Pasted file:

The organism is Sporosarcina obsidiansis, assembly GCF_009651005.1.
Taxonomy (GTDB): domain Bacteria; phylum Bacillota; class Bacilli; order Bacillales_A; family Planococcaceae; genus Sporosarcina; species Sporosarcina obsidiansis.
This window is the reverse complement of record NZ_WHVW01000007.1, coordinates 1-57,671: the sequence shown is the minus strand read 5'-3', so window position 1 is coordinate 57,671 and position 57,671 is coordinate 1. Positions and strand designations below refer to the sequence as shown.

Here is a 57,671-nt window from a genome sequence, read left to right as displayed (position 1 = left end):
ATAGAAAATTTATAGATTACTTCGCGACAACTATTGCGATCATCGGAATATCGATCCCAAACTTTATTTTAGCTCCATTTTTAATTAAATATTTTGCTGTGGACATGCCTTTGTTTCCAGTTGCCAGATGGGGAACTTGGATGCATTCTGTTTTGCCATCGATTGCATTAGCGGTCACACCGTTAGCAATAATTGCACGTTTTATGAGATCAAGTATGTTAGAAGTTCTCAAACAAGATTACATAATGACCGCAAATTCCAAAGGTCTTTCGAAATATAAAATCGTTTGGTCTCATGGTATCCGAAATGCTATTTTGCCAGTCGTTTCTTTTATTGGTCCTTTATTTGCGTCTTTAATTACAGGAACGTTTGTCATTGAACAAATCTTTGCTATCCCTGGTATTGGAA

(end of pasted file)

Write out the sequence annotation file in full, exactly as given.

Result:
The organism is Sporosarcina obsidiansis, assembly GCF_009651005.1.
Taxonomy (GTDB): domain Bacteria; phylum Bacillota; class Bacilli; order Bacillales_A; family Planococcaceae; genus Sporosarcina; species Sporosarcina obsidiansis.
This window is the reverse complement of record NZ_WHVW01000007.1, coordinates 1-57,671: the sequence shown is the minus strand read 5'-3', so window position 1 is coordinate 57,671 and position 57,671 is coordinate 1. Positions and strand designations below refer to the sequence as shown.

Here is a 57,671-nt window from a genome sequence, read left to right as displayed (position 1 = left end):
ATAGAAAATTTATAGATTACTTCGCGACAACTATTGCGATCATCGGAATATCGATCCCAAACTTTATTTTAGCTCCATTTTTAATTAAATATTTTGCTGTGGACATGCCTTTGTTTCCAGTTGCCAGATGGGGAACTTGGATGCATTCTGTTTTGCCATCGATTGCATTAGCGGTCACACCGTTAGCAATAATTGCACGTTTTATGAGATCAAGTATGTTAGAAGTTCTCAAACAAGATTACATAATGACCGCAAATTCCAAAGGTCTTTCGAAATATAAAATCGTTTGGTCTCATGGTATCCGAAATGCTATTTTGCCAGTCGTTTCTTTTATTGGTCCTTTATTTGCGTCTTTAATTACAGGAACGTTTGTCATTGAACAAATCTTTGCTATCCCTGGTATTGGAA